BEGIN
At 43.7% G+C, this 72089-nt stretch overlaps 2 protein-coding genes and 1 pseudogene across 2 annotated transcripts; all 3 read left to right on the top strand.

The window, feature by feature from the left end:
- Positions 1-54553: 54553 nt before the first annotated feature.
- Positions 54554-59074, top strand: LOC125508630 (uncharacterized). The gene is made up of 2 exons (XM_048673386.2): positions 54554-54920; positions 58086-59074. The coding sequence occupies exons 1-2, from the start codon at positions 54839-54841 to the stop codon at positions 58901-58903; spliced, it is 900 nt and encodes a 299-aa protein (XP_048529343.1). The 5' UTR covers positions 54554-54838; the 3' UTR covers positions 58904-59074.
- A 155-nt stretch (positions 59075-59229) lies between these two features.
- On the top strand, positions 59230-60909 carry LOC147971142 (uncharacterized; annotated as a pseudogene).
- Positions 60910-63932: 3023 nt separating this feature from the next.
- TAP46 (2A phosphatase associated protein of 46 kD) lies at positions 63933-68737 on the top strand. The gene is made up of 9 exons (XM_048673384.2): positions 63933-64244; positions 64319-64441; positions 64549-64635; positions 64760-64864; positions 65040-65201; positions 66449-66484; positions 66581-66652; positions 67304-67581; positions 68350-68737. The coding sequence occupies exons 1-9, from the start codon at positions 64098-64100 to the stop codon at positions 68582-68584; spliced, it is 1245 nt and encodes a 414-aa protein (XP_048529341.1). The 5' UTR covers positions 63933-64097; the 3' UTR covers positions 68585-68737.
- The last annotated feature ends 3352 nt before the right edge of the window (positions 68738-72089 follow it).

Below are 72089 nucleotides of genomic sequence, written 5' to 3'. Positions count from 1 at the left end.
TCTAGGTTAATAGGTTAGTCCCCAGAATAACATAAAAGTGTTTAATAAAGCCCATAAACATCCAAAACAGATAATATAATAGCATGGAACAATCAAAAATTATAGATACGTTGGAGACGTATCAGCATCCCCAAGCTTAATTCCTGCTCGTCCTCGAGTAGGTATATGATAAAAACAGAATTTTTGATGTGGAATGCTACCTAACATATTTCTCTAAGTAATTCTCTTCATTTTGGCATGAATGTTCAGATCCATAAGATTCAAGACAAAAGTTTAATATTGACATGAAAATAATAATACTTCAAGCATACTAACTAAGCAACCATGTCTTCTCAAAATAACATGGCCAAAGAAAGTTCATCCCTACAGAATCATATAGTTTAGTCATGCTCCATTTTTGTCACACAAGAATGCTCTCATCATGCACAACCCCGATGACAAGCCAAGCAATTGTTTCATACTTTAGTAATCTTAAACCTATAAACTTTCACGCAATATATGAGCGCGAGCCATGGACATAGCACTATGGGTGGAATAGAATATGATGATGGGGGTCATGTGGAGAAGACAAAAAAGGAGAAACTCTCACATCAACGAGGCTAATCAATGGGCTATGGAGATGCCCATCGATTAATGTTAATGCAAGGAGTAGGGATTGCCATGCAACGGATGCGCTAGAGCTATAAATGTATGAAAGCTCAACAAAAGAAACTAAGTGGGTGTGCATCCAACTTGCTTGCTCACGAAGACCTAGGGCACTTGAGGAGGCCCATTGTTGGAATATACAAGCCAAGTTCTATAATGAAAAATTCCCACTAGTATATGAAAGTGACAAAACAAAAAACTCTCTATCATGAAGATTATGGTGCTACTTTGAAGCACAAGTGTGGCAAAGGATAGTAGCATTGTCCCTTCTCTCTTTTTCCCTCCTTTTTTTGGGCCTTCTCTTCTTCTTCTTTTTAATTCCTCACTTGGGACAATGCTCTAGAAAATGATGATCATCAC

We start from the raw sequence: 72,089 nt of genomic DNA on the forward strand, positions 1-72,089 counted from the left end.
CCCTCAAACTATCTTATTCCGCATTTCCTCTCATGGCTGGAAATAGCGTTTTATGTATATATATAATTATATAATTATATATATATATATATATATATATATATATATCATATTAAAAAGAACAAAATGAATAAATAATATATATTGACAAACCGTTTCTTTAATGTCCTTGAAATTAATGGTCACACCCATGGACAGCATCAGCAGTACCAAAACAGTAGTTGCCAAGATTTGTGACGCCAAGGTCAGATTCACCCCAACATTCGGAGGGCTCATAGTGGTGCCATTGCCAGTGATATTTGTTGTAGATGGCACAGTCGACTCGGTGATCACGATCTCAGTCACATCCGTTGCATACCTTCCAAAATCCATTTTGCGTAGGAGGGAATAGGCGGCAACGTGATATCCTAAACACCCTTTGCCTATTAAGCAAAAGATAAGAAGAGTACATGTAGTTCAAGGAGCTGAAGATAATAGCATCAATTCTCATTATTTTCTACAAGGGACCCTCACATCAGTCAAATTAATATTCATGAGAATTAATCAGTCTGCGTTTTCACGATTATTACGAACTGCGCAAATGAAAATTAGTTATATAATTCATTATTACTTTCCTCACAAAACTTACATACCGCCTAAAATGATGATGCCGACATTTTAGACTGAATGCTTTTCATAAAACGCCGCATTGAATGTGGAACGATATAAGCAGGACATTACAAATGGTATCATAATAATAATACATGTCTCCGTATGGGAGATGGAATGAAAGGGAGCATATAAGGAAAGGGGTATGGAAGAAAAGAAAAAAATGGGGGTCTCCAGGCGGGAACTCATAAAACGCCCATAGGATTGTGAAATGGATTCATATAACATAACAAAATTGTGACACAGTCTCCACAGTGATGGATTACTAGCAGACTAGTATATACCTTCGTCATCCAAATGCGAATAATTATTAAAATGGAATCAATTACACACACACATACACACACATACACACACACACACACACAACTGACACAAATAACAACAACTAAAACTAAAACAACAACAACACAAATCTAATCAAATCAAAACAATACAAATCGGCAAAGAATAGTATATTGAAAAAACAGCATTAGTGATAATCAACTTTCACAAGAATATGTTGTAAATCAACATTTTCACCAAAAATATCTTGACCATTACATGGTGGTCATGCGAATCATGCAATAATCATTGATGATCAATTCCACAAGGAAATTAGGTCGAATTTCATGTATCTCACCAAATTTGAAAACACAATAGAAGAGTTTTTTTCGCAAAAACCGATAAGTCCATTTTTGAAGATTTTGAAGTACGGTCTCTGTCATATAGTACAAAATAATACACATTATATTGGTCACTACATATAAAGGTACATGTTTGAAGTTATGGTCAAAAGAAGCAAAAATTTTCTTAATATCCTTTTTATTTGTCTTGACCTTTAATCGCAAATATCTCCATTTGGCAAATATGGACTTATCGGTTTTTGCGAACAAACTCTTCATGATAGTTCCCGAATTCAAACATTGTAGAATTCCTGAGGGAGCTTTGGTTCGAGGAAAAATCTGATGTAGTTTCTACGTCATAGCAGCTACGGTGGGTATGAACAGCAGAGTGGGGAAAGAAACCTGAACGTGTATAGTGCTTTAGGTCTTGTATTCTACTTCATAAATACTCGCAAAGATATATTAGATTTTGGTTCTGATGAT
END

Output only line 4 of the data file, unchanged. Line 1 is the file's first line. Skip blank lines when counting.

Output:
- Positions 54554-59074, top strand: LOC125508630 (uncharacterized). The gene is made up of 2 exons (XM_048673386.2): positions 54554-54920; positions 58086-59074. The coding sequence occupies exons 1-2, from the start codon at positions 54839-54841 to the stop codon at positions 58901-58903; spliced, it is 900 nt and encodes a 299-aa protein (XP_048529343.1). The 5' UTR covers positions 54554-54838; the 3' UTR covers positions 58904-59074.